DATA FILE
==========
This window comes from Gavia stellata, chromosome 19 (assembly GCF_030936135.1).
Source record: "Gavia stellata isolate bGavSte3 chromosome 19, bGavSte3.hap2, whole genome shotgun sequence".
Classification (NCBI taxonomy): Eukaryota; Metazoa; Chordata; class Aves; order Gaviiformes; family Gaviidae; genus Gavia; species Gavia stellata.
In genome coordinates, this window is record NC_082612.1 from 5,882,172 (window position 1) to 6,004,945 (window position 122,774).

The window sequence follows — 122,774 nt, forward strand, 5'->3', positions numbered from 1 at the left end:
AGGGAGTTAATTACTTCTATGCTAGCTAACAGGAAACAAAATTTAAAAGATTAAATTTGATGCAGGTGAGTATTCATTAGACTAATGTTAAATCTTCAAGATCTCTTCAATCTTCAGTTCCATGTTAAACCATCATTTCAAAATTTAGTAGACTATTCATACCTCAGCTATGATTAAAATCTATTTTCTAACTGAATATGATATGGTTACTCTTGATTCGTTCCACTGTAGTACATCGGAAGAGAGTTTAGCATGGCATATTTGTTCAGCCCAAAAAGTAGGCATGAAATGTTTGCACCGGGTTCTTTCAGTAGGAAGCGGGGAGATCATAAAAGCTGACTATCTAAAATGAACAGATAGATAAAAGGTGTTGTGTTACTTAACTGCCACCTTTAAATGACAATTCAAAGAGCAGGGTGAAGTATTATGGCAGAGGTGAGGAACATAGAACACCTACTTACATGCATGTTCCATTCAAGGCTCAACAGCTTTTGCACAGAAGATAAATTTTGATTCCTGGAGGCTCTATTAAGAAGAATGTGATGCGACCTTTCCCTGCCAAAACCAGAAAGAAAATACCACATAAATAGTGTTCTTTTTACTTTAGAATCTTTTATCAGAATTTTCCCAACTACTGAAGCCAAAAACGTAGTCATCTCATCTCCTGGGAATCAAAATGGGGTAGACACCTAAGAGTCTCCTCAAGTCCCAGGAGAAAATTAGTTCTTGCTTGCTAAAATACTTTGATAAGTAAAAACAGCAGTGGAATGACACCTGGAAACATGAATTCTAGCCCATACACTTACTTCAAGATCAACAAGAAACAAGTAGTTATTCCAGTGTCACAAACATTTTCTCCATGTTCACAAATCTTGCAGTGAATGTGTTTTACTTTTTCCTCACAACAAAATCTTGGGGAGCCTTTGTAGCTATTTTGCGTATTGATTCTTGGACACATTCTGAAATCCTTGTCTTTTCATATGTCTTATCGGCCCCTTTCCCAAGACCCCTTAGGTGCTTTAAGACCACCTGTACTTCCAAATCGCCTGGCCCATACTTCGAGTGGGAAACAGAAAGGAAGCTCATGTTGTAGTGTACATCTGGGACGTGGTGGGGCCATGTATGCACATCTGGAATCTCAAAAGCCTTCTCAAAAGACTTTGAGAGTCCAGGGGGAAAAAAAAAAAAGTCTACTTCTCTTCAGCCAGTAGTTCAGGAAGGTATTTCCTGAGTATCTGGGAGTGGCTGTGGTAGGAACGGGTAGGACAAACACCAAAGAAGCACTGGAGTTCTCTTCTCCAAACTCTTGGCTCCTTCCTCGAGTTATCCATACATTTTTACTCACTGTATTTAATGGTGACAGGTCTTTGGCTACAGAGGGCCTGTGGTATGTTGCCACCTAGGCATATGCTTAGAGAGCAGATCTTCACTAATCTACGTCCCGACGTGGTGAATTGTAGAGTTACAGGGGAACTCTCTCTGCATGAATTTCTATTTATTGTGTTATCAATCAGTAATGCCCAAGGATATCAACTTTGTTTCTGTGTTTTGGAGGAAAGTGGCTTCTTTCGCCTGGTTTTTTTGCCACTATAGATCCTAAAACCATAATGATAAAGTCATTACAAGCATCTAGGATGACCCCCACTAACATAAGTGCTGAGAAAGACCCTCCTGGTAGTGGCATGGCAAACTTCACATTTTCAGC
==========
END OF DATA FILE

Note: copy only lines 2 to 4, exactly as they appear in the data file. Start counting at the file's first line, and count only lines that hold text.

Source record: "Gavia stellata isolate bGavSte3 chromosome 19, bGavSte3.hap2, whole genome shotgun sequence".
Classification (NCBI taxonomy): Eukaryota; Metazoa; Chordata; class Aves; order Gaviiformes; family Gaviidae; genus Gavia; species Gavia stellata.
In genome coordinates, this window is record NC_082612.1 from 5,882,172 (window position 1) to 6,004,945 (window position 122,774).